I prefer risens areas to the way oblivion handled things, because different monsters in each area adds to the variety and exploring the world feels actually like an achievement. Oblivions had leveling creatures and really not a lot of variety in terms of landscape, so meh… I didn’t enjoy exploring Thamriel at all.

    • Soon says:

      You can explore almost everywhere, if not by running away, then by transforming.

    • InternetBatman says:

      That threw some of my friends off, but the beauty about that is that when you are ready to explore you feel a sense of accomplishment. Also you can really feel the power of each upgrade, which provides greater motivation to explore and find more loot.

      I’ll admit that Risen’s mobs weren’t nearly as well balanced and the end of the game became far more of a grind because of it.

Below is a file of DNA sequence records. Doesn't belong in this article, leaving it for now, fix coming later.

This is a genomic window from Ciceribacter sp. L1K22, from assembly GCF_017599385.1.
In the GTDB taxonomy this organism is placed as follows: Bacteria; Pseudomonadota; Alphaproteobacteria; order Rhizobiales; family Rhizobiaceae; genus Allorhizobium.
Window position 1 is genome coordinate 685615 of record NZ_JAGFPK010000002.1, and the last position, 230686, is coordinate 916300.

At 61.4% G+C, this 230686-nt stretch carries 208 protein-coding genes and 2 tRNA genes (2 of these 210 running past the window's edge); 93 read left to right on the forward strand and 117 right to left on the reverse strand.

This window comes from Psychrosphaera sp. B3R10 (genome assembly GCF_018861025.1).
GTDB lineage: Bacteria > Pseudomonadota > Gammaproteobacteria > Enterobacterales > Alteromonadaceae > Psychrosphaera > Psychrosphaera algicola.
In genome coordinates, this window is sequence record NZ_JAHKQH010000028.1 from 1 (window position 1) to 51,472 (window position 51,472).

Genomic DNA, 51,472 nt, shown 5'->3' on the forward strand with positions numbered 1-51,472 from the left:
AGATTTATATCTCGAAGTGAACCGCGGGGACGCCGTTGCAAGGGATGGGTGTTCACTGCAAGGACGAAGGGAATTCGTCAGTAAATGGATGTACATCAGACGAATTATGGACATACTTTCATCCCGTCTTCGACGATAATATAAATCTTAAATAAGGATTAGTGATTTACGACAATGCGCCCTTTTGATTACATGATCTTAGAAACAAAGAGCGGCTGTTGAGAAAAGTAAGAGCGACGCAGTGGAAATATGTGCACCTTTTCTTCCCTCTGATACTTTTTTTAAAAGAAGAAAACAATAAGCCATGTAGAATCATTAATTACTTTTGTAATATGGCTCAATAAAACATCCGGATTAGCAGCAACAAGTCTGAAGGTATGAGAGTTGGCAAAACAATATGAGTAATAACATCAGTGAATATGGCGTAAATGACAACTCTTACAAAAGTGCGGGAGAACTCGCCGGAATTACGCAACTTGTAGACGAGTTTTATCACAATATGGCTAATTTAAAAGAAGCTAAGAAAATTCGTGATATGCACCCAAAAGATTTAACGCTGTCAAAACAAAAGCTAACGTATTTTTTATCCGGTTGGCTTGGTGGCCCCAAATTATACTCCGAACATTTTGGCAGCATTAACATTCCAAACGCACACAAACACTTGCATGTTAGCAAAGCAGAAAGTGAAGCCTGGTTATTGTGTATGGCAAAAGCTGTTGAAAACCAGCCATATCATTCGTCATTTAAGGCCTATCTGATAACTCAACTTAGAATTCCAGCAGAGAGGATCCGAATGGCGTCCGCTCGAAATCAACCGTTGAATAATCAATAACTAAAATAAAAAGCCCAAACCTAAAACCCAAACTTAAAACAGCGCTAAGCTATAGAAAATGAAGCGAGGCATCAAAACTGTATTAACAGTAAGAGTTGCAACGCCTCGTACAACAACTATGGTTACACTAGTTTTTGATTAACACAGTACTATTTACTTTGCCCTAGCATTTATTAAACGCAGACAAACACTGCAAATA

• MultiVaC says:

      I really love that about their games. I spend hours of the game hardly going any distance from town/camp before running back screaming from a pack of wolves, but when I finally became strong enough to survive out in the wilderness it was so exciting and rewarding to go out adventuring in those places I had only been seeing from a distance for so long.

  9. jack4cc says:

    People looking like pirates talking about their pirate game, I wonder if there will be piracy issues when it’s out ?

    • Urthman says:

      I, for one, am going to pirate the shit out of the towns and sea vessels in this game.

    • vecordae says:

      You should look up Johann “The Brown Burgler” Avershmee if you need some historical references to work from. He plundered the shit out of fourteen towns, leaving them utterly shitless and, as a result, relatively clean smelling. He was often hailed as a hero by the same towns, however, as their sanitation systems were typically comprised of buckets and hope.

  10. wodin says:

    Risen had an excellent combat system. new moves opened up as you beat some fella in an arena battle. It really men’t you had more to do than just mash your mouse button ala Skyrim. It’s a shame Skyrim never implimented the combat system similar to Risen.

    I normally don’t like having todo different mouse clicks to do moves but Risen system seemed very easy to learn and actually do in battle.